Polycystic ovary syndrome (PCOS) is a common condition caused by a hormonal imbalance, affecting 1 in 10 women of reproductive-age. While PCOS can happen at any age after puberty, most women are diagnosed in their 20s or 30s, when they struggle to get pregnant.
Like many conditions, there's a lot of misinformation surrounding PCOS in movies, TV, and online. Below are four common myths about PCOS that we're debunking.
Myth 1: If You Have PCOS, You Have Polycystic Ovaries
While the name may imply that, it’s actually a misnomer. Many women have cysts but don’t have PCOS and, likewise, women may not have cysts but still have PCOS. In general, common symptoms include:
- Irregular periods or no periods
- High testosterone resulting in extra hair growth on face or body, acne, or thinning hair on head
- Weight gain or difficulty losing weight
Myth 2: PCOS Only Affects Overweight Women
While yes, many women with PCOS are overweight or obese, it does affect women with healthy or low BMIs as well. By assuming PCOS only affects overweight women, thin women with the disease can easily be misdiagnosed. On the opposite hand, overweight women are more likely to be misdiagnosed with PCOS, when their symptoms are actually caused by something else.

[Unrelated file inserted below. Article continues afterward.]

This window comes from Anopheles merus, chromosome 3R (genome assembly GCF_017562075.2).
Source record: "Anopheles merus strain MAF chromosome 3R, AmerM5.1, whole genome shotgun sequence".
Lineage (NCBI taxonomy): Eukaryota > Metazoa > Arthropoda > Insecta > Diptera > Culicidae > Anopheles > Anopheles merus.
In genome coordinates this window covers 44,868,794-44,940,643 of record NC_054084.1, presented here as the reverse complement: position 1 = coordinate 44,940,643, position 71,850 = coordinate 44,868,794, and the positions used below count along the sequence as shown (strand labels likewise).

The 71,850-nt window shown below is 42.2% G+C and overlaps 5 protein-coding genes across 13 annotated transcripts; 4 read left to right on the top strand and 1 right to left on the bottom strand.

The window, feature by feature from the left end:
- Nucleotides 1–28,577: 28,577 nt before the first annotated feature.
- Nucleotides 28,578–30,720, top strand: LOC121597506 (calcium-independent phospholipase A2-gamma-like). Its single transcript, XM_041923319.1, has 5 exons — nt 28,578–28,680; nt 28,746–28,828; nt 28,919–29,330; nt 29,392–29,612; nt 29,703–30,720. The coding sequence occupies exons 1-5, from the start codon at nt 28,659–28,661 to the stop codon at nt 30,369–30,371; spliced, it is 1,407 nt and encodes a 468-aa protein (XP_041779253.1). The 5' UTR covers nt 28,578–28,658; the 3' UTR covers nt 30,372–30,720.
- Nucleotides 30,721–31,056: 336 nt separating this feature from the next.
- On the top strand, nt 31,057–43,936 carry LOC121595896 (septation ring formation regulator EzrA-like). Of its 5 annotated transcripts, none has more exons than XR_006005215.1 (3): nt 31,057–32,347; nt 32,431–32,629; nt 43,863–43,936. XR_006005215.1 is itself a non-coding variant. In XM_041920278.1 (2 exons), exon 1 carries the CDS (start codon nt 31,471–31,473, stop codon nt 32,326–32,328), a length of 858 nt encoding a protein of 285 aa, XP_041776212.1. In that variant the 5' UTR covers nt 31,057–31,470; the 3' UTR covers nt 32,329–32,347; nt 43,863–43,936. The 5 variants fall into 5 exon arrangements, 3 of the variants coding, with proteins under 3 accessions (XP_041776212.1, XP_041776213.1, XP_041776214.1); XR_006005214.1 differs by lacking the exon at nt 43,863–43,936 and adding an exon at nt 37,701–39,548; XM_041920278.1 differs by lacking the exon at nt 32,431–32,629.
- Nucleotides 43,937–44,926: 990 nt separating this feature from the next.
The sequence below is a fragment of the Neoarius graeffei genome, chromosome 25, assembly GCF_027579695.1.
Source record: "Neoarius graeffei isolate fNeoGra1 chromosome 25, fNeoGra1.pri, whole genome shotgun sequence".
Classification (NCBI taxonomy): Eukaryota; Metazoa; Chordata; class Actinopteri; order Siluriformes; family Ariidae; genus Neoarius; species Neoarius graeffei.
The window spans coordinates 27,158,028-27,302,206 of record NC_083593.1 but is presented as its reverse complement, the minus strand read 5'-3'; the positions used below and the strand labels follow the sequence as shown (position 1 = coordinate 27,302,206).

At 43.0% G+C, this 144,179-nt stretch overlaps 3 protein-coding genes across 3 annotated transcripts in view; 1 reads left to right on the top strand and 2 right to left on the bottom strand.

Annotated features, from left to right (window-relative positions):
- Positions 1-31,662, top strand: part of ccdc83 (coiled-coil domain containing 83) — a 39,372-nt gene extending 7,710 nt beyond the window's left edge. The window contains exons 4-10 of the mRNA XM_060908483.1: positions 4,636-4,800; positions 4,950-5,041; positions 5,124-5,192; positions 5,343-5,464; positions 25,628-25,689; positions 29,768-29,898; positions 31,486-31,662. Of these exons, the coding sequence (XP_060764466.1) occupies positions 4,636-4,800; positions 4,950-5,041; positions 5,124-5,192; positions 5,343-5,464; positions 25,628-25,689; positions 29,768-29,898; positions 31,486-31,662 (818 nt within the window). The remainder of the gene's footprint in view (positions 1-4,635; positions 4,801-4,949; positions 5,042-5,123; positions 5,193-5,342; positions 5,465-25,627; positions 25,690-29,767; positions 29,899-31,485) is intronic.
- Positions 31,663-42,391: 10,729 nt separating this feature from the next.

Myth 3: Losing Weight Gets Rid of PCOS
Unfortunately, PCOS is not curable but there are ways to manage the symptoms. And while diet, exercise, and weight loss will not rid you of PCOS, they may help lower blood sugar levels, improve how your body uses insulin, and help regulate your hormones. In fact, even a 10% loss in body weight can improve insulin sensitivity and ovulation!
Read: What is the Best Diet Plan for PCOS?
Myth 4: You Can’t Get Pregnant if You Have PCOS
PCOS is one of the most common, and treatable, infertility causes in women. PCOS interferes with ovulation, thus making getting pregnant more difficult. But, by working with a fertility specialist, you may increase your odds of getting pregnant, both naturally or after fertility treatments.
For Infertility Counseling in Georgia, Contact ACRM
When it comes to treating PCOS, it’s best to use a multi-disciplinary approach from your PCP and OB/GYN to your fertility specialist — let Atlanta Center for Reproductive Medicine be the fertility part of the puzzle. Contact us today to schedule an appointment.